th anniversary of their father’s genocide is
near and rage builds; the brother is trying, but his son seems to have all the
old sins. This OK hour ends mid-crisis.

“Celebrity Wife Swap,” 10 p.m., ABC. On the night when the
“Real Housewives” series is skillfully skewered, we meet one of the originals
from that show’s New York edition. Jill Zarin has an ocean-view summer home
with five bedrooms, a pool, a sauna and household help. She switches with Jenna
Van Oy, the former “Blossom” co-star, now living quietly in Nashville with her
husband and daughter.

TV column for Monday, July 14


TONIGHT’S MUST-SEE: “24” finale, 9 p.m., Fox.

This has been a grand experiment, facing key questions: Can
the high-octane “24” formula work at 12 episodes, instead of 24?  Will audiences watch a well-made, scripted
network show in the summer? And can Jack Bauer save the world yet again?

He’s faced a canny villain who seized American drones, but
he’s been helped by key women – his friend Chloe, the tech whiz; his ex-lover
Audrey, the president’s daughter; and Kate, the tough CIA agent.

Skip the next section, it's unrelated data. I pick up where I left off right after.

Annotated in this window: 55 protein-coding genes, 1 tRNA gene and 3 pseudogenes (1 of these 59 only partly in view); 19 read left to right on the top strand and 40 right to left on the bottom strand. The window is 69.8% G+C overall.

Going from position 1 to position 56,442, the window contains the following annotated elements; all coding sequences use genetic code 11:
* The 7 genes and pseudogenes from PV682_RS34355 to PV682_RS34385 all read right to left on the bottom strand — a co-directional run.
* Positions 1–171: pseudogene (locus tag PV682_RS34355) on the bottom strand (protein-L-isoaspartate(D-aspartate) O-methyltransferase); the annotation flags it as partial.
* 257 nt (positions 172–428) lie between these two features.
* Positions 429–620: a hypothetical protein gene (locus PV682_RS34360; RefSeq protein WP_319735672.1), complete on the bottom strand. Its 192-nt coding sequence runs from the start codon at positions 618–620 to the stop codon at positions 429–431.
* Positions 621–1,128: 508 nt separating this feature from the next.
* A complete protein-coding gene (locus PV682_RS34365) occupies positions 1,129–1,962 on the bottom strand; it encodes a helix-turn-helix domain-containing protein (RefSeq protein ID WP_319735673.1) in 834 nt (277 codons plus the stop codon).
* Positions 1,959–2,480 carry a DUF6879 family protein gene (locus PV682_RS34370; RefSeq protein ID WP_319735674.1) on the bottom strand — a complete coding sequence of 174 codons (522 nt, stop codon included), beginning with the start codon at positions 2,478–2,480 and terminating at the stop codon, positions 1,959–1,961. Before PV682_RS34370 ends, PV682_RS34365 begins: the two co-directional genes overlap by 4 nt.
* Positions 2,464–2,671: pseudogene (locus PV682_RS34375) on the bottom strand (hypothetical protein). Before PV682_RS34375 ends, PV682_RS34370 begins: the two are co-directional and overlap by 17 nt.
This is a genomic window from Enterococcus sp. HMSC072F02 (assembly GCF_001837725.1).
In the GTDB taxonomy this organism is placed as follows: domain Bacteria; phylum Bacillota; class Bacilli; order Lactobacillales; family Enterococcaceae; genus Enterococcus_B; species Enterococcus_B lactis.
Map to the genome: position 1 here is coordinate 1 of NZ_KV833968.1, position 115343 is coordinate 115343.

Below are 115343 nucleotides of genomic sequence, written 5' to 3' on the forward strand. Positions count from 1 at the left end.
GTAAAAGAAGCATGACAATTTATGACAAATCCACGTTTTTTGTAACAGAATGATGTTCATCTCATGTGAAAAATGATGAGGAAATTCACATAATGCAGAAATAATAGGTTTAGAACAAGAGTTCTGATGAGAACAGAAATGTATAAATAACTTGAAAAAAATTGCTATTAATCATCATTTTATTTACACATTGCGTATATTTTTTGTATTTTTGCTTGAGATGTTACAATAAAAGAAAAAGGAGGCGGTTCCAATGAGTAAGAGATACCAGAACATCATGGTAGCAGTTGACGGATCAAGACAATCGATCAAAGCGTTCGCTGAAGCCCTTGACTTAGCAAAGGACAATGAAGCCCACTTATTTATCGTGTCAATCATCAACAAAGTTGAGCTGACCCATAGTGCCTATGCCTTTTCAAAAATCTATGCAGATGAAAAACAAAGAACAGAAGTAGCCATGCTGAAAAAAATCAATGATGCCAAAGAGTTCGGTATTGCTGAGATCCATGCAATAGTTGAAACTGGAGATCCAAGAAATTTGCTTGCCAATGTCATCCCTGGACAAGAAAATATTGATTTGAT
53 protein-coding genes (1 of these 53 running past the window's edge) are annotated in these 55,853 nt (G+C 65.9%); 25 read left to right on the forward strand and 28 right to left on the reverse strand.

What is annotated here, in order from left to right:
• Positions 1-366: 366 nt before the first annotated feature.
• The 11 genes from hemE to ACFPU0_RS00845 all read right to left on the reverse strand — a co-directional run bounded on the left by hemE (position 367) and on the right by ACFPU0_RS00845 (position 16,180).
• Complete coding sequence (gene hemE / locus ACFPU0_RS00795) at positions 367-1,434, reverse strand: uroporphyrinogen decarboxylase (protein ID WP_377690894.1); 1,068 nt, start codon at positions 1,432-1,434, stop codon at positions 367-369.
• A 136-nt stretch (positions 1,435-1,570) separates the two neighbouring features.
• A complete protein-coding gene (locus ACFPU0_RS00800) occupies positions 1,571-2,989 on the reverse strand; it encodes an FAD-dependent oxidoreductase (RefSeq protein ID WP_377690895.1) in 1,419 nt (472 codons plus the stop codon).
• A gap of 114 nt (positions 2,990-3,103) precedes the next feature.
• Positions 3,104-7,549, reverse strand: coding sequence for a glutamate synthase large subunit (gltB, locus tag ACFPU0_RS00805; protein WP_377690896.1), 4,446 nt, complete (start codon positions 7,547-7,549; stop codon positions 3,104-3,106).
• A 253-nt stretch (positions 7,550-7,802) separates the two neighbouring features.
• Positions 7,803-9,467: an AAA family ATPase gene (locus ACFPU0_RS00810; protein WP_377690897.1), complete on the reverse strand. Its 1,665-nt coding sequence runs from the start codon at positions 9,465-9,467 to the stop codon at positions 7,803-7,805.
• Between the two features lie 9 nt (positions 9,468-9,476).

TONIGHT’S MUST-SEE II: “Seed” debut, 9:30 p.m., CW.

An amiable bartender has spent his life avoiding
involvement. Then a kid shows up at his door; the guy learns he’s a father.

Yes, that was also the plot for a CW drama, “Life
Unexpected.” But this Canadian show is done for laughs – which build quickly.
The guy was a sperm donor (anonymous, he thought), so a second kid and a third
possibility soon arrive. He meets parents who are opposites in funny ways. And
in the proper TV tradition, he’s a smart, caring guy under that party surface.
A surprisingly good comedy emerges.

TONIGHT’S ALTERNATIVE: “Going Deep with David Rees” debut,
10-11 p.m., National Geographic.

At one point in the 10:30 episode, Rees proudly introduces
the man with the world’s best Website about shoelaces. (No, we don’t know if
there’s a second-best one.) Indeed, Professor Shoelace flew in from Australia,
to make his American TV debut.

That’s part of a “How to Tie Your Shoelaces” half-hour that
ranges from parachutists to seamen. In this episode – and the 10 p.m. one on
making ice cubes – we learn that there are experts on everything. Rees – who
wrote a book on how to sharpen a pencil – makes them seem fun and interesting.